Revenue Service (IRS) issued proposed regulations on July 22 that address when
a disbursement from a partnership is a disguised payment for services that must be taxed as ordinary income instead of
as a capital gain. Under the proposed regulations, if a payment to a partner is
treated as a disguised payment for services, it is taxed as ordinary income up
to the maximum rate of 39.6 percent. Otherwise, a partnership distribution may
be taxed at lower capital gains tax rates of up to 20 percent.
This proposal seems to be in response to transactions in the private equity arena where management fees - taxed today at ordinary income rates - are re-characterized as partnership interests that are taxed at lower capital gains rates. The main question in such so-called “fee waiver” situations is whether the re-characterized income is placed at risk.
That is, if there is no entrepreneurial risk (i.e. a guarantee that money won’t be lost) or if the re-characterized management fee income is likely to be provided to the partner, the income is treated as a disguised payment for services and taxed at ordinary rates. If, on the other hand, the income is put at risk, it may be treated as investment income and taxed as a capital gain.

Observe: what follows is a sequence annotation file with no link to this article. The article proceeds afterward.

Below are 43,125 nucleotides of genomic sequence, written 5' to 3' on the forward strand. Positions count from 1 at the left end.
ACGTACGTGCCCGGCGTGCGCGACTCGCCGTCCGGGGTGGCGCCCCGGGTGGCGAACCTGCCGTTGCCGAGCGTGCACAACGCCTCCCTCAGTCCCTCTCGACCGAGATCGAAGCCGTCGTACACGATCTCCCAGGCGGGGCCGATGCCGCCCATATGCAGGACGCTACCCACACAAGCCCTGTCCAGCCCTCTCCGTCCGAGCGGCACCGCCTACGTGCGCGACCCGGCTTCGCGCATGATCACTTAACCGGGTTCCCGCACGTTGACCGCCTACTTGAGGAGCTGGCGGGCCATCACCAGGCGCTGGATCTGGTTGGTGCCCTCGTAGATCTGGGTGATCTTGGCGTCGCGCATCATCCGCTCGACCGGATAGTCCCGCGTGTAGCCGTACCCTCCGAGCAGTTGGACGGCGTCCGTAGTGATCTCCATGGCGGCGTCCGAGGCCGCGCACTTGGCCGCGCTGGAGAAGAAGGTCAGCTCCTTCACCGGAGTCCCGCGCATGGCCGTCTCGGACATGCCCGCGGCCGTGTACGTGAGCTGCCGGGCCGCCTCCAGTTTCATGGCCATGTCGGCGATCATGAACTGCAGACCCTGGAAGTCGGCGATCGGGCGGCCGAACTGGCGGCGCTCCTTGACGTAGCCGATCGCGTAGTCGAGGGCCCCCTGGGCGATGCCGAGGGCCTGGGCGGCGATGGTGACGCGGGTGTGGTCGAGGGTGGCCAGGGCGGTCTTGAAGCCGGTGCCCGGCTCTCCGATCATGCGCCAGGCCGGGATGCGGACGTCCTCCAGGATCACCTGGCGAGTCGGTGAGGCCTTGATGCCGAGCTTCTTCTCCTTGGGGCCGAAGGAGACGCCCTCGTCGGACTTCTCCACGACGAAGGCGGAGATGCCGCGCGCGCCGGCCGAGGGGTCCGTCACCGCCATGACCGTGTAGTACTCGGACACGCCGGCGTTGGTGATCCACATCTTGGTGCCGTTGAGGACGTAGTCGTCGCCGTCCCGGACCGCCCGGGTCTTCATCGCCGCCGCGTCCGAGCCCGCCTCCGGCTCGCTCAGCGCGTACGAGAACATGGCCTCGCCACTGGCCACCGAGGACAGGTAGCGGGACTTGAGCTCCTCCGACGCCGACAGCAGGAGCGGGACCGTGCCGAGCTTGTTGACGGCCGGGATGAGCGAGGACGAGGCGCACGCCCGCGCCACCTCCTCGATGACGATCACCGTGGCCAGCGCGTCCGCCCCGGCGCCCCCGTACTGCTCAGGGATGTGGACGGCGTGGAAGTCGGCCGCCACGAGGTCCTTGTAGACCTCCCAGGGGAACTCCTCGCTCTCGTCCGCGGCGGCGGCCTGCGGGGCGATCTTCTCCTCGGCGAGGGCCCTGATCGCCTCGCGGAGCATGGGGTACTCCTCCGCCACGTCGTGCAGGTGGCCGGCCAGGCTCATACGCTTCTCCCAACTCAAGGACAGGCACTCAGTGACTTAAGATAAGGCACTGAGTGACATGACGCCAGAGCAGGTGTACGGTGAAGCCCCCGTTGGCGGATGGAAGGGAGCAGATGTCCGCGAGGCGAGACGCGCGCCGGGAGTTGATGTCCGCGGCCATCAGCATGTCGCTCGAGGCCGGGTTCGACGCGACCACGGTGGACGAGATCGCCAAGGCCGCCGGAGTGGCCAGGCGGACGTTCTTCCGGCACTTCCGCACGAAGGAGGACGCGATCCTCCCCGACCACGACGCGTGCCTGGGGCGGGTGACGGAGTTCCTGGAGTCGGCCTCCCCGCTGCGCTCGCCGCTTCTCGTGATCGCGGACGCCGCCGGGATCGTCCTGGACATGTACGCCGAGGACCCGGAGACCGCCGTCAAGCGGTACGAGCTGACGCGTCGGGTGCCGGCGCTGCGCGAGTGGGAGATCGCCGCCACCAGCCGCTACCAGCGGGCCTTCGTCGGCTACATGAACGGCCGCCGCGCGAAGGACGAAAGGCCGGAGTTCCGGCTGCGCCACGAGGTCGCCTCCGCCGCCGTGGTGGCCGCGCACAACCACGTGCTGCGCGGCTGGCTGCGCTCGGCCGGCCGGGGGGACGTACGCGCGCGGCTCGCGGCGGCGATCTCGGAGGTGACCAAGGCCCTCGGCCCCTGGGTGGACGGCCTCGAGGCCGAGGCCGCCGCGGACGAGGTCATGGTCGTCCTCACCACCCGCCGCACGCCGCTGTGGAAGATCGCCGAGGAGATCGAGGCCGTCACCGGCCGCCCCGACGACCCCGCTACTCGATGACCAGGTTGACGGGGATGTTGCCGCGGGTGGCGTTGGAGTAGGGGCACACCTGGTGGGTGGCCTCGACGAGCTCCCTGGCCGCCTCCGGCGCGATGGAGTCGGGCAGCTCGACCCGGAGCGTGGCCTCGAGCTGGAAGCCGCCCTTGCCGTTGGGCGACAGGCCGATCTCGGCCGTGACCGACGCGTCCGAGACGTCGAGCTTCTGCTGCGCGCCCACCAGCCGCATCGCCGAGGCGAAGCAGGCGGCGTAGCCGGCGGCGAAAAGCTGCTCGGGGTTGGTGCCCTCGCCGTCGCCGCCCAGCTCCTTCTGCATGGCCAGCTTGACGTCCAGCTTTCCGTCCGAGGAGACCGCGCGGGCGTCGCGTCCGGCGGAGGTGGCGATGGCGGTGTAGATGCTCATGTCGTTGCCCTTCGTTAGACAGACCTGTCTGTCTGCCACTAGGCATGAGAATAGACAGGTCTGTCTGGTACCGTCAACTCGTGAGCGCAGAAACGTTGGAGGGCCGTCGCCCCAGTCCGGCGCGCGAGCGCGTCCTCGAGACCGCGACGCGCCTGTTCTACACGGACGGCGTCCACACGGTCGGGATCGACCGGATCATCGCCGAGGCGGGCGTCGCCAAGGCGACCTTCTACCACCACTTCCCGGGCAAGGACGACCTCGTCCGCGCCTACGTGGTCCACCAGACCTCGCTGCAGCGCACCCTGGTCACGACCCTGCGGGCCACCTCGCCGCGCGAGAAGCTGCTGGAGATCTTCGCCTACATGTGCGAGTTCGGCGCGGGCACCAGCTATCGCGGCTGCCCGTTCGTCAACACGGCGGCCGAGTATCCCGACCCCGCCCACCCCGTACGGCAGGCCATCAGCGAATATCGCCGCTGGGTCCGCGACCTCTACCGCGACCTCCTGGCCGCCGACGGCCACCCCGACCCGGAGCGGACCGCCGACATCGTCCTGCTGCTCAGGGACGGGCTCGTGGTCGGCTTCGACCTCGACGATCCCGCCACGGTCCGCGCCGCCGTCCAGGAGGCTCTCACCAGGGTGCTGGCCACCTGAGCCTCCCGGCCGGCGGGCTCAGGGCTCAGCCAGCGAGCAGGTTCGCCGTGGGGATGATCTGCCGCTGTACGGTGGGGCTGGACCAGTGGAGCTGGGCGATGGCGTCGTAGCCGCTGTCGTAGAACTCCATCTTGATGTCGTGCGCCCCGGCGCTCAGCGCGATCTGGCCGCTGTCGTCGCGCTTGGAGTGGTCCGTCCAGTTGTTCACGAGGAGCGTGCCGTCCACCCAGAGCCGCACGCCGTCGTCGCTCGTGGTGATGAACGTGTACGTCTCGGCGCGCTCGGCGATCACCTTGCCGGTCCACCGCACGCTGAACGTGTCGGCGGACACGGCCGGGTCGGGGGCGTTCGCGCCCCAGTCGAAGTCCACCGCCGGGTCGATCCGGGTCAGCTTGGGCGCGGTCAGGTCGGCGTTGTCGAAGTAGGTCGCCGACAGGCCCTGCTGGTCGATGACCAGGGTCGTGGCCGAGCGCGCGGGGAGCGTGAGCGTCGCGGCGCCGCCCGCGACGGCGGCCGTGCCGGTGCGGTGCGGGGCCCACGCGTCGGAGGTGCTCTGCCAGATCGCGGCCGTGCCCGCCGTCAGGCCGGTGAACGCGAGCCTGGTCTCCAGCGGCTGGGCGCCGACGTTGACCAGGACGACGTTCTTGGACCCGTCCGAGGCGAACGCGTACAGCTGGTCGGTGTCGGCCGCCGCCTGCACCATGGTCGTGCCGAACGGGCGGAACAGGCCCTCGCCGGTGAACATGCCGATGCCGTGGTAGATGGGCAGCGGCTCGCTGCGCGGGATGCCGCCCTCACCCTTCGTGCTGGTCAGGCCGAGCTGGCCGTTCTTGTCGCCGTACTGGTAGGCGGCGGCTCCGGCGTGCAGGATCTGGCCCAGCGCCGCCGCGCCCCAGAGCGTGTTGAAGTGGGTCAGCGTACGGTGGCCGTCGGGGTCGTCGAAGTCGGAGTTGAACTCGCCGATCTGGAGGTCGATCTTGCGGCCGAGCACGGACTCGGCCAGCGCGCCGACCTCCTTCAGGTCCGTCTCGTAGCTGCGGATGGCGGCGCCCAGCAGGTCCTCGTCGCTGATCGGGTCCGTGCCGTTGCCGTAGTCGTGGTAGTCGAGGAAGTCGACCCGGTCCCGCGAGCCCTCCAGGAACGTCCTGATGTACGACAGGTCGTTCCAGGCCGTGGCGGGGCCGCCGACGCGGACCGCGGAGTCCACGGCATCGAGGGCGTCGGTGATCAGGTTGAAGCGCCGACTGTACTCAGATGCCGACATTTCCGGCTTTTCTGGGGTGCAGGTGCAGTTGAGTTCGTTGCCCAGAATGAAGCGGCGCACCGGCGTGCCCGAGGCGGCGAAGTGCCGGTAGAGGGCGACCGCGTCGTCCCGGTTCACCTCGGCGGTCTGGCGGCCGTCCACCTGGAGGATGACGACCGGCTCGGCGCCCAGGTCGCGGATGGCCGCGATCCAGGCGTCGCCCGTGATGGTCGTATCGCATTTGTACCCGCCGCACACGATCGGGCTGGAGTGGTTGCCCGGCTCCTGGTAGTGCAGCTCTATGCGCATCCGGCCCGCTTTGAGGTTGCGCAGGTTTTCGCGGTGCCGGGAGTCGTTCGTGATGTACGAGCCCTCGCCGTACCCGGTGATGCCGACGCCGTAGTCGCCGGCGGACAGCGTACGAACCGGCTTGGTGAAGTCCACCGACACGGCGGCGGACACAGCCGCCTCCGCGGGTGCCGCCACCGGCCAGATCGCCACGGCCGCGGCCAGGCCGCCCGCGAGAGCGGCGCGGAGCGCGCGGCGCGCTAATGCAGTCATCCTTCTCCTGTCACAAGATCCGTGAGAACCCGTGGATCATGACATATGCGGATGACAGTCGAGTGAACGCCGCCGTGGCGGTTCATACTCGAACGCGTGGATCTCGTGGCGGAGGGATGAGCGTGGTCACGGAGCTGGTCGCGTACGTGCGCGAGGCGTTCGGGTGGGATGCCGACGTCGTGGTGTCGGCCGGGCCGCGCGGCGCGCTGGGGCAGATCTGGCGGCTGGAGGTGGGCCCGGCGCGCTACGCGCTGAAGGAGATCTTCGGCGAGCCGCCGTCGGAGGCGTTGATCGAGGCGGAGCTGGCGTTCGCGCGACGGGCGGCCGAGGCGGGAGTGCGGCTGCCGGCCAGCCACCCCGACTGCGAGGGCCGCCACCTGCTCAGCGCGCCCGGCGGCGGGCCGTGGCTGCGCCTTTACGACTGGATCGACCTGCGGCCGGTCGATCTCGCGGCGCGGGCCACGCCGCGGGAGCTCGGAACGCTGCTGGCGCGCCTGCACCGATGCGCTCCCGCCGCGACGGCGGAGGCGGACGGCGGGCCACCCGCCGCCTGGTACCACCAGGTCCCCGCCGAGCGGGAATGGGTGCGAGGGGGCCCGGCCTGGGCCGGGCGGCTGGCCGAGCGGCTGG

The proposal establishes a six-part facts and circumstances based test to determine whether an arrangement should be treated as a disguised payment for services. Importantly, the only factor that must be present for a payment not to be treated as a disguised sale is entrepreneurial risk.
NMHC/NAA are evaluating this IRS proposal to determine its impact on the industry.
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